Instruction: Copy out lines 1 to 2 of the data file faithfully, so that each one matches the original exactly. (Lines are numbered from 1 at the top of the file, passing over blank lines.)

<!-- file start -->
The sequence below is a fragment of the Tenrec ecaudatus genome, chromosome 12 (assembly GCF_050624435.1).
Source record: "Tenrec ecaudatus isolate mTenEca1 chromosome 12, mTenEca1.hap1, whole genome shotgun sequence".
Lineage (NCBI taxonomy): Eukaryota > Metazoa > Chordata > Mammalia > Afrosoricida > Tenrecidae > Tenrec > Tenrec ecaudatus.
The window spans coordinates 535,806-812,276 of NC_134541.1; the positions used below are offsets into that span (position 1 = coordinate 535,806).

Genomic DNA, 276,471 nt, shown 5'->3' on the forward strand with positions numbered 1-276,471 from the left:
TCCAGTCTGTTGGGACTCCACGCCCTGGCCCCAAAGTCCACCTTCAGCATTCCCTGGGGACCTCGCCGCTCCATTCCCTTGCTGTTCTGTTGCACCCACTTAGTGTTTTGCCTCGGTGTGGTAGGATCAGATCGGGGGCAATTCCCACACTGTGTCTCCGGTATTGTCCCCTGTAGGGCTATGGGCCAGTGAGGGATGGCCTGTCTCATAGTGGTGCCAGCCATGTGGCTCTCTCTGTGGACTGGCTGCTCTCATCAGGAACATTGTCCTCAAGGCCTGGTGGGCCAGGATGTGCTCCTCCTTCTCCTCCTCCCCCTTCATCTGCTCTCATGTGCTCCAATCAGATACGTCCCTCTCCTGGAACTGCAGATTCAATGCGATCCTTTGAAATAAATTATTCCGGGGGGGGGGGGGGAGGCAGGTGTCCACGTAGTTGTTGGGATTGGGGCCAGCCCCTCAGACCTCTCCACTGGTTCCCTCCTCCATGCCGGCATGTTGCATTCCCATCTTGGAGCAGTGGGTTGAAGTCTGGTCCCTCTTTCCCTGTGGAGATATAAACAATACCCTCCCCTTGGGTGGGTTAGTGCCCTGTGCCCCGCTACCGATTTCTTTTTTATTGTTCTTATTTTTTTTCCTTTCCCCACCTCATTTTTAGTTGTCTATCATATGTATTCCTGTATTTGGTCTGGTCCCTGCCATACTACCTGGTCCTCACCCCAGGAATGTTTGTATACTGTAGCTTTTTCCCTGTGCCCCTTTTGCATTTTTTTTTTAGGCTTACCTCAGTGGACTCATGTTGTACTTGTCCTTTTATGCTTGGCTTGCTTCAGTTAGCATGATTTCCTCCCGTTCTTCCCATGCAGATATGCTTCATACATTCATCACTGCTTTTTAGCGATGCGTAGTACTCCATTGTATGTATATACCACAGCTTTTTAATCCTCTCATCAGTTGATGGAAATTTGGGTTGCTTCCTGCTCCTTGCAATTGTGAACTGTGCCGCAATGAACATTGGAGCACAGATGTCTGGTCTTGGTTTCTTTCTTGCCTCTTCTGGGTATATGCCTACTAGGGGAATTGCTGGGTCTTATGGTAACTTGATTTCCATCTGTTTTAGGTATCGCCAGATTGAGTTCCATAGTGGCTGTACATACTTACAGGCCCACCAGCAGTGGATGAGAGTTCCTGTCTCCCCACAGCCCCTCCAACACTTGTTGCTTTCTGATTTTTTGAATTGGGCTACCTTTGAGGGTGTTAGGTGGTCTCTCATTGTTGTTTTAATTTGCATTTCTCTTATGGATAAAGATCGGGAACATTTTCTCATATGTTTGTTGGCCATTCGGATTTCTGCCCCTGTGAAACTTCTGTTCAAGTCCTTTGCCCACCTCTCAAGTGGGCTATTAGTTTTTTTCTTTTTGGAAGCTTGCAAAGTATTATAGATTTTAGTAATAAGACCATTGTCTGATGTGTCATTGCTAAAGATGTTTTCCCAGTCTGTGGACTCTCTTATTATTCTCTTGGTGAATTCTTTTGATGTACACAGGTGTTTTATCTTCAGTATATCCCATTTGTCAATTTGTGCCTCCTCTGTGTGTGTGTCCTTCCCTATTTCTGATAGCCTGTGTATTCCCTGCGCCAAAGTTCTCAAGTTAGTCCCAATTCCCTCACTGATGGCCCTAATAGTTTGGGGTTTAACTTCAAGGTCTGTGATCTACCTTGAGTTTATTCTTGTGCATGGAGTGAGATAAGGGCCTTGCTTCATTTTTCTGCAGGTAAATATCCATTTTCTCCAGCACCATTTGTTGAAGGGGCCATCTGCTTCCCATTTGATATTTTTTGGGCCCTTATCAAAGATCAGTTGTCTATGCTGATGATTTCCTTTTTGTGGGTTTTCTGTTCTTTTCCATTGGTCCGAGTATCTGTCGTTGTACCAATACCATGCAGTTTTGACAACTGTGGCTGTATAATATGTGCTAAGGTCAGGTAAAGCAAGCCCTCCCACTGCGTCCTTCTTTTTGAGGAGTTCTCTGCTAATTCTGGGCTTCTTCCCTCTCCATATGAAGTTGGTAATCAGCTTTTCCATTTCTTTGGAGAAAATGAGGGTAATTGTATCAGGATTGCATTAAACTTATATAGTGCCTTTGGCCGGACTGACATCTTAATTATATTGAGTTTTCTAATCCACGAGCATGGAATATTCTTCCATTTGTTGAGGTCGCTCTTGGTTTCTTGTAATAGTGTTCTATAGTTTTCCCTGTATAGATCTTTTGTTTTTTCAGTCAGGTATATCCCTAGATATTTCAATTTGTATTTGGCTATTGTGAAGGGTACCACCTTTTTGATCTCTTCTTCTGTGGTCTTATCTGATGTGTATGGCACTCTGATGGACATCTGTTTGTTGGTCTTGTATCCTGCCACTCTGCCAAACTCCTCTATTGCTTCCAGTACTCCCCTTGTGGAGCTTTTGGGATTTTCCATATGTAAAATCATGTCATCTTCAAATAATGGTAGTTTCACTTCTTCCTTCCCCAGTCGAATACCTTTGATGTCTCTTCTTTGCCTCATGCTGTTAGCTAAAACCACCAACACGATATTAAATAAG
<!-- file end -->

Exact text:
The sequence below is a fragment of the Tenrec ecaudatus genome, chromosome 12 (assembly GCF_050624435.1).
Source record: "Tenrec ecaudatus isolate mTenEca1 chromosome 12, mTenEca1.hap1, whole genome shotgun sequence".